tour was part of an ongoing, free series of plant tours hosted by AICC, and streamed live via Zoom. The BoxMaker has considered themselves a leader in packaging innovation since 1981, serving customers in the Pacific Northwest and beyond, with offices and distribution centers located in Washington and Oregon. Brown began the tour at the traditional box plant that has histori- cally produced plain and flexo printed brown boxes, trays, pads and shipping containers. This corrugated sheet plant sources the majority of its sheets from a local corrugator nearby, utilizing suppliers that are Sustainable Forestry Initiative Certified. Due to the large order volume, The BoxMaker is turning over their sheet inventory in less than 36 hours and brings in a minimum of six truck loads per day to keep up with production. Their Pit Stock area stores standard sized sheets for the most commonly used machines CONTINUED ON PAGE 16 An early adopter of digital printing, The BoxMaker invested in an HP Page- Wide C500 press to help diversify its product offerings.
CONTINUED ON PAGE 6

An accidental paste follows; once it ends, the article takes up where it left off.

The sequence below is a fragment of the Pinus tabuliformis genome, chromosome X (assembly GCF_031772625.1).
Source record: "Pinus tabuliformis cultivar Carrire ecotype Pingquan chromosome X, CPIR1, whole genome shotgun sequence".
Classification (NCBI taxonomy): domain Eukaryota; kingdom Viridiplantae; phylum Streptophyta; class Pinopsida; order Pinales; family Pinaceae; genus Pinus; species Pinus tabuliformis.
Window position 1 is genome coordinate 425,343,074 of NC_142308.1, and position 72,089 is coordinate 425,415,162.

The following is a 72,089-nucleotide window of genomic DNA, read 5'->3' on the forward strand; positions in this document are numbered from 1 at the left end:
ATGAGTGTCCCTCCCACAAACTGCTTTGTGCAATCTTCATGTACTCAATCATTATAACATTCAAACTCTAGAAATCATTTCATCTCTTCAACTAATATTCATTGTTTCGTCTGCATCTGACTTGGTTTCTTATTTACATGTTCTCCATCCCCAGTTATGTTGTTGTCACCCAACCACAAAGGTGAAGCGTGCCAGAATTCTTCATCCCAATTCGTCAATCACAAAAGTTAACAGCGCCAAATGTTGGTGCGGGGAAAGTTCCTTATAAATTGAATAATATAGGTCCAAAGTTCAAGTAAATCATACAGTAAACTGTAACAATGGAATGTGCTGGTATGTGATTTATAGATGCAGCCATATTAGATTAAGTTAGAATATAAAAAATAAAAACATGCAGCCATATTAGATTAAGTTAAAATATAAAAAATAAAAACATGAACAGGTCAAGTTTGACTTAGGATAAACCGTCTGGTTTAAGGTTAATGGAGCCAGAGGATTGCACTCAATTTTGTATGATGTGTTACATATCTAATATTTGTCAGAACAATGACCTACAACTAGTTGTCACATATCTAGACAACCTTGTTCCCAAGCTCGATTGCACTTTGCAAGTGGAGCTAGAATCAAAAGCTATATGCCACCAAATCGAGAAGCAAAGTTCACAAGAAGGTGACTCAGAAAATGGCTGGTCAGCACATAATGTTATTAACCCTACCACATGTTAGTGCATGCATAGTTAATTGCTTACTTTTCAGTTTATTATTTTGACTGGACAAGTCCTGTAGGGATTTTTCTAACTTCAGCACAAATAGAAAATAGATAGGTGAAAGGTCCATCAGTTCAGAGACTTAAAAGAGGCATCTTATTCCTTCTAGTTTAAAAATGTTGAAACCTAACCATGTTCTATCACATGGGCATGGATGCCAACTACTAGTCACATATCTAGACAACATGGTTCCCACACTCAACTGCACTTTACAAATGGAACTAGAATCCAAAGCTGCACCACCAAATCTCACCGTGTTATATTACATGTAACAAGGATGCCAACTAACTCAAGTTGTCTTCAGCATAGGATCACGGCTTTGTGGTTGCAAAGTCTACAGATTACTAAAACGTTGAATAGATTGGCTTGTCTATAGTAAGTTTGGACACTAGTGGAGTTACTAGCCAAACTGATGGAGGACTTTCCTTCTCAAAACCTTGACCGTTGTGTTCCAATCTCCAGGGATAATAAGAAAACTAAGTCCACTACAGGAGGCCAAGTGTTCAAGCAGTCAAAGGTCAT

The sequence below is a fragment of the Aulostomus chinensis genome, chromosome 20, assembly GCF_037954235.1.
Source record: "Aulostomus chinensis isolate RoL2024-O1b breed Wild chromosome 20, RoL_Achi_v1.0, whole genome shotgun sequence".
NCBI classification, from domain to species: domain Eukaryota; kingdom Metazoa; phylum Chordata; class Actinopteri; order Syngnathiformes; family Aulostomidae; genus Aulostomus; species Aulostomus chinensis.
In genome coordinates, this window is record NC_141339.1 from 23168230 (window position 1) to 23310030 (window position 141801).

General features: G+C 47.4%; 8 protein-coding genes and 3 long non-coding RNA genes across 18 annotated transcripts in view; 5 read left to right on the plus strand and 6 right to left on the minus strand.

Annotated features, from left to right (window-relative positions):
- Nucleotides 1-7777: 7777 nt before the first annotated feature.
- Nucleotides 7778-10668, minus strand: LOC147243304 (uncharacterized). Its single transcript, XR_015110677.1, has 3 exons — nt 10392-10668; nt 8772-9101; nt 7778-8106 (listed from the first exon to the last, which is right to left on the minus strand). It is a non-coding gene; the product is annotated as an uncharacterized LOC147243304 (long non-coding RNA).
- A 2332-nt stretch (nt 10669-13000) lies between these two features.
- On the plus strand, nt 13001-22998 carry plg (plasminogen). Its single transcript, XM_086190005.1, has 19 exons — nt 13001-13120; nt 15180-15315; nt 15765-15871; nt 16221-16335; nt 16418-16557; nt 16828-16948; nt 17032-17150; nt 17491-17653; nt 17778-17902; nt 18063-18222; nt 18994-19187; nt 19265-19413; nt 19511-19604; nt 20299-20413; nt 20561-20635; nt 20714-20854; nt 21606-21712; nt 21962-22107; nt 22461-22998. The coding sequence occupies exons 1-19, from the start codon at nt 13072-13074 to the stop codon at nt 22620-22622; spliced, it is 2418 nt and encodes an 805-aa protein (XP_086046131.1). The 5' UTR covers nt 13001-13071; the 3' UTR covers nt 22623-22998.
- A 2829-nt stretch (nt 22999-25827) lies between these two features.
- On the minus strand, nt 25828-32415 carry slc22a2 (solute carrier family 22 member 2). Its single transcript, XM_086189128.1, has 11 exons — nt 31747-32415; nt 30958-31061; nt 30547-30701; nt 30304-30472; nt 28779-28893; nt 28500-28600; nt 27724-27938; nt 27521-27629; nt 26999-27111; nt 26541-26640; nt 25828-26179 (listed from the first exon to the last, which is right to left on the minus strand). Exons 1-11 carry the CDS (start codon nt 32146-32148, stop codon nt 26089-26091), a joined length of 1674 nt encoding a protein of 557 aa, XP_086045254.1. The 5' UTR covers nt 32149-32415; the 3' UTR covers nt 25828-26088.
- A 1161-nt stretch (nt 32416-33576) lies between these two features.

WHAT’S INSIDE 5 Michael Brunton, Publisher, Industry Icon, Dies At 73 12 WestRock’s Voorhees Steps Down, Sewell Elected To Role 14 DS Smith Introduces Greentote, Recyclable Option To Plastic 26 Supplier Reports: Part 6
T H A C K E R I N D U S T R I A L S E R V I C E C O M P A N Y
O P E R A T O R T R A I N I N G T A I L O R E D T O Y O U R G O A L S Before any training star ts, we need to know your goals. We’ l l help you identi f y them, customize them, measure them and help achieve the expectations set by your team. Our intensive training wi l l encompass two ful l days at your faci l ity for al l par ticipants, during the week or on a weekend. Al l you need is a room for training your group and the machine you want to train on.
O U R T E A M